Thoughts on America’s love-hate relationship with fat

I am sitting at the counter of Red’s Tasty Express in the Sweet Auburn Curb Market (209 Edgewood Ave., 404-681-0054). A kid about 6-years-old leaps onto the stool next to mine, slaps the counter with his hands and shouts, “I want a Happy Meal!”

The lady behind the counter is unfazed. “You mean you want a hamburger and fries?” she responds.

“Yeah,” he says, “and put some mustard on it.”

Of course, he won’t get a toy, but he will get a helluva lot better burger than Ronald McDonald would hand him. You are probably aware that Mickey D’s feeds more than 40 million people worldwide every day and is the subject of a new, hilarious and horrifying film, Super Size Me. The director, Morgan Spurlock, eats every meal at McDonald’s for 30 days and limits his exercise to that of the average American. The results are appalling. He gains nearly 25 pounds, his cholesterol skyrockets, and his liver, which comes to resemble an alcoholic’s, prompts his doctor to say it’s turned into pate. The same doctor begs him to discontinue the experiment.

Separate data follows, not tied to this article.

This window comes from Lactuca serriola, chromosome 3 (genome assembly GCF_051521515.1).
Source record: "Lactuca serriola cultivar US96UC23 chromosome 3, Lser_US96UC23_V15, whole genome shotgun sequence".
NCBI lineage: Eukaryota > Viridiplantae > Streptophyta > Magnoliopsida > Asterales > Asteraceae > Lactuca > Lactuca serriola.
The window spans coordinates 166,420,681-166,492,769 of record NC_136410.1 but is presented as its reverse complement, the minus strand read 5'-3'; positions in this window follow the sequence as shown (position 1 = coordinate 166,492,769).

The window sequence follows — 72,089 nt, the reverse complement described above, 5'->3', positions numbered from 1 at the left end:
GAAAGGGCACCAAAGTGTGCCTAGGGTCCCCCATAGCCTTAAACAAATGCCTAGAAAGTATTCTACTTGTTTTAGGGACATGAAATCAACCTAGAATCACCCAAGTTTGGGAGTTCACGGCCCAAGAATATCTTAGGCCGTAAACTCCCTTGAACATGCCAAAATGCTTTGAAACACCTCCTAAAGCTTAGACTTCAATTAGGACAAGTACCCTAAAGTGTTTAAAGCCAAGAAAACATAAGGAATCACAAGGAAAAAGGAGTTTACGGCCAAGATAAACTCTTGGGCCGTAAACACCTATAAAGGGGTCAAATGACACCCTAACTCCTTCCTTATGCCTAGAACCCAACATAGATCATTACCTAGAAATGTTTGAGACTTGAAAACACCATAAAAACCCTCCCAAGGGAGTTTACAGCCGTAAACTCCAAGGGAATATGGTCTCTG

The movie isn’t just about McDonald’s. It’s about the epidemic of obesity in America. About 60 percent of Americans are now overweight or obese, and one in three children born since 2000 is now expected to develop diabetes. Sitting at Red’s — scarfing down fried chicken, collards cooked with pork, salty black-eyed peas and okra, and the best hoecake I’ve eaten in many years — I look around the market. Fatback, hog jowls and salt pork are piled all over the place, and the average butt could cause a solar eclipse.

“What do you use to fry the chicken?” I ask as I pay.

“Vegetable oil,” the woman says. “Did you like it?”

I assured her I did. Of course, not so long ago, hearing that something was fried in vegetable oil (like soybean oil) was assuring. That’s no longer the case, because vegetable oil — depending on whether or not it is hydrogenated — can contain high levels of trans fatty acids, which turn out to be a primary cause of heart and arterial disease. Thus, margarine, which has a high trans fat content, is less healthy than butter. Scott Peacock, who fries the city’s best chicken at Watershed, has always used lard and butter, arguing that the chicken absorbs little fat, anyway. He turns out to have been making the healthier choice. Lard is better for your heart than Loretta Lynn’s Crisco.

The June issue of Gourmet magazine includes a feature on trans fats, which are also abundant in store-bought baked goods. The article points to something that’s also examined in Super Size Me — the rotten state of corporate culture. Just last week, we heard Enron employees boasting on tape about defrauding Californians of millions of dollars thanks to that state’s disastrous decision to deregulate the energy industry. According to Gourmet, the processed food industry has similarly worked against the health of Americans for more than 30 years.